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Keep this post in mind when choosing a school in the United States.

Students: Keep This in Mind When Choosing a School

January 4, 2013

You have much to remember when you choose a school. The first is that the school you choose to attend must be Student and Exchange Visitor Program (SEVP)-certified. The Study in the States school search page can help you make sure the school in which you are interested is SEVP-certified.

As a prospective F or M student, you must do your own research on the school to make sure the offerings and requirements meet both your interests and academic needs. For example, the recognition of program of study is important – both in the United States and/or the country where you live. Will the program of study be accepted by other authorities? These might include the following:

  • Other universities
  • Accreditors
  • Professional associations
  • Employers
  • Government ministries and departments

When choosing a school, it is important to feel confident about the education you will receive and about the reputation of those entrusted to guide you while you are student in the United States. To protect your nonimmigrant status, you will need someone at the school who can give you good advice on the laws and regulations you need to obey. Schools have guidance counselors and academic advisers that are helpful in their specialty, but they are not usually knowledgeable about helping you stay in F or M status. For those kinds of questions, students seek advice from designated school officials (DSOs). Ask questions of people you know who attend the school you are considering attending. Ask about those DSOs who have been most helpful to them. That way, you can choose who you turn to and have a better chance of receiving direction you can rely on when you have questions.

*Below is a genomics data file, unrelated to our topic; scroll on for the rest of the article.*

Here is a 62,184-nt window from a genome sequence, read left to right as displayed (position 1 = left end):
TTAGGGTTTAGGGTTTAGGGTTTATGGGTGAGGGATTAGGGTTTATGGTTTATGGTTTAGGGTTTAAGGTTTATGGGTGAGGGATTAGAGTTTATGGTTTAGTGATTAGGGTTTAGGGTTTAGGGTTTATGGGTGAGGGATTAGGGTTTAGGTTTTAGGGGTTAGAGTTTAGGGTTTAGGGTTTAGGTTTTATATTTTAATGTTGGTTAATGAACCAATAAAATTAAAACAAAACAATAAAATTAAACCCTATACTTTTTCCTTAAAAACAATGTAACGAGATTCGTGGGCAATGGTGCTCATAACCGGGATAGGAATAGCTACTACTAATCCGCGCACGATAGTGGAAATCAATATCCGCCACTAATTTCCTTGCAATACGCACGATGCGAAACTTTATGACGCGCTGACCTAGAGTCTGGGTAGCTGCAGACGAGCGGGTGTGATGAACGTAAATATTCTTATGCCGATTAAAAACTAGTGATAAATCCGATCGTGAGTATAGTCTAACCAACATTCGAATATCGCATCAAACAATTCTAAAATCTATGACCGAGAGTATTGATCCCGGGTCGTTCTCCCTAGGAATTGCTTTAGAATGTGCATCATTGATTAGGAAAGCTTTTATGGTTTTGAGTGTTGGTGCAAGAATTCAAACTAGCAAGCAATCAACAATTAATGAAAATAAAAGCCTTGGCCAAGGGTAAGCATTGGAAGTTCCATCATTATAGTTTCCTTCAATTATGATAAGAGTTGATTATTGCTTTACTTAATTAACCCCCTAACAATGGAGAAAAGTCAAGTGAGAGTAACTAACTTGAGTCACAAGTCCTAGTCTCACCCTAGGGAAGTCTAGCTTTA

Here are some other things to remember:

  • The school you choose can only authorize you to do certain kinds of employment (i.e., work) and you may not do any unauthorized work. Be cautious of schools that seem to offer or promote unlimited options for you to work, especially if the work does not relate to your program of study.
  • You may count no more than the equivalent of one class or three credits per academic semester of online or distance education toward the full course of study requirement if the school does not require your physical attendance for these classes, exams or other purposes necessary to complete the class. Any classes more than the equivalent of one class or three credits per academic semester of online or distance education that do not require your physical attendance do not count toward your full course of study requirements.
  • You may not enter the United States more than 30 days before the start of your program. (Your program start date is given on your Form I-20.)

The DSO at the school should be able to answer questions relating to your F or M student status and help you find answers to immigration-related questions. Also, the Study in the States blog is another valuable reference for keeping up with the newest developments in immigration rules.

What advice would you offer other F and M students looking to apply to study in the United States? Share your advice with fellow F and M students on our Facebook page.

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